Gold price rebounds after dovish Fed
After drifting sideways since Monday, gold spiked back above the important $1,200 an ounce level on Wednesday after dovish talk from the US Federal Reserve following a widely expected hike in interest rates.
Gold for delivery in April, the most active contract on the Comex market in New York with nearly 23m ounces traded, was trading just below $1,200 before the decision, but shot up $20 after Fed officials signalled only two more rate hikes this year, below what most economist had been predicting. Today’s rate hike was only the third adjustment higher in a decade.
Because gold is not yield-producing and investors have to rely on price appreciation for returns, the metal has a strong inverse correlation to US government bond yields which slumped on the news.
The metal also usually moves in the opposite direction of the US dollar and as the charts show the greenback also came in for punishment after the statement.
Latest data also showed a jump in inflation in the world’s largest economy, with the rate of price growth nearly doubling in the twelve months to end January this year. Gold traditionally is viewed as a hedge against inflation.
Gold’s downtrend ahead of today’s decision and the subsequent spike is a familiar pattern Ole Hansen, head of commodity strategy at Saxo bank recently pointed out:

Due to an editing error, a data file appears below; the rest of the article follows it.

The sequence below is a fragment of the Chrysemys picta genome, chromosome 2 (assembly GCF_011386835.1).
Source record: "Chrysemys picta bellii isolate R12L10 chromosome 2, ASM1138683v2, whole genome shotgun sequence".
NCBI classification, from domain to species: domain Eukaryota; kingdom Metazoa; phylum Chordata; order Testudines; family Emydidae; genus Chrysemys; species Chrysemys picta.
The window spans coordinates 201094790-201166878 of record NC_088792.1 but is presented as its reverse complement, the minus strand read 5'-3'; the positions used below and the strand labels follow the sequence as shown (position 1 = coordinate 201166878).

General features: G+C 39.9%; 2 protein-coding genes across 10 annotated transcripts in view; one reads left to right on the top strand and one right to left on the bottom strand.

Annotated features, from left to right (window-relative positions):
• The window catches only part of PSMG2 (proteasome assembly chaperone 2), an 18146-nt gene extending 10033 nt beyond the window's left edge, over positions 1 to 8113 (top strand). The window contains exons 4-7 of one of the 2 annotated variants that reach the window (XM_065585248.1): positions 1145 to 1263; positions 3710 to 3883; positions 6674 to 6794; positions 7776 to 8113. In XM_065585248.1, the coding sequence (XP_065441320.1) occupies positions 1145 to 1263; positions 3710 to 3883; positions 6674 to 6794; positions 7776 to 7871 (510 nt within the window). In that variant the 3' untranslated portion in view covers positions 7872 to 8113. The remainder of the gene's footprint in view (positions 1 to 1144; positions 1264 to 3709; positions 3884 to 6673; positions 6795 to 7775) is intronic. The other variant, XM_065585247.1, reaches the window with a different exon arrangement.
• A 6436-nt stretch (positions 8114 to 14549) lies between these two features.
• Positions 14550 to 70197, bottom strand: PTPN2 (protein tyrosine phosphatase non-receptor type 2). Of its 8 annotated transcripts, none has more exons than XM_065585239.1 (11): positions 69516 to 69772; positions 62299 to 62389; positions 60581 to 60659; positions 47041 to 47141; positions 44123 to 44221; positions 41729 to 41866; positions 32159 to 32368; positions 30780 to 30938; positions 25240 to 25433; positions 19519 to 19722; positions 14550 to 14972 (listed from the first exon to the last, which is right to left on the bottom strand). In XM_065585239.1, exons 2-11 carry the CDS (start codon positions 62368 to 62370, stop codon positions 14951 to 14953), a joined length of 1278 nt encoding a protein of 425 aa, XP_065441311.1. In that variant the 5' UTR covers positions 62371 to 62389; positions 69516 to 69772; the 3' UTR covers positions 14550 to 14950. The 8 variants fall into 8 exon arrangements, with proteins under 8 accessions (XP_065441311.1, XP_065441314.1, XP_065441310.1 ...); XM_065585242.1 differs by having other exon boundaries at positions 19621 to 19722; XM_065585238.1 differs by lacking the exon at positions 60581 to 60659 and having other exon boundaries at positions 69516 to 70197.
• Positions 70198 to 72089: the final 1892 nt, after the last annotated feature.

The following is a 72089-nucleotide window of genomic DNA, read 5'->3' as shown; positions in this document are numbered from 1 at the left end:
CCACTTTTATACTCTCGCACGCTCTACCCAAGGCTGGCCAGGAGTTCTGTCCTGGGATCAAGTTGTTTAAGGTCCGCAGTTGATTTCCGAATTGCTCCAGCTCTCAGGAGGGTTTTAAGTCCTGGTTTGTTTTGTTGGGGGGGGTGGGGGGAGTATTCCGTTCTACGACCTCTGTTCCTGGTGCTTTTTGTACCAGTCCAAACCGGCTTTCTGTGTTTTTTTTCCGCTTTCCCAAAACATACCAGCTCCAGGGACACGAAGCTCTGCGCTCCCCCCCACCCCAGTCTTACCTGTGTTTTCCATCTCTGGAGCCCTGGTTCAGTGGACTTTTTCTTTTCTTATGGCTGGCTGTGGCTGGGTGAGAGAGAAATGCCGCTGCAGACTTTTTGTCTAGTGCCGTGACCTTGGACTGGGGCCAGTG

The last two times the FOMC raised rates gold reacted negatively in the run-up to the announcement only to rally afterwards. In December 2015, gold lost 2% during the month leading up to the hike, only to rally by 2.6% the following month. The before-and-after reaction to December 2016 was a drop of 5% (Trump’s election win playing its part) followed by a 3.4% rally.
A Bank of America Merrill Lynch research note released last week and quoted by CNBC also saw a stronger gold price for the rest of 2017:
“While tighter monetary policy is not bullish, inflation and a range of uncertainties, including European elections and protectionism should support the yellow metal. As such, we see prices at $1,400 (per troy ounce) by year-end”.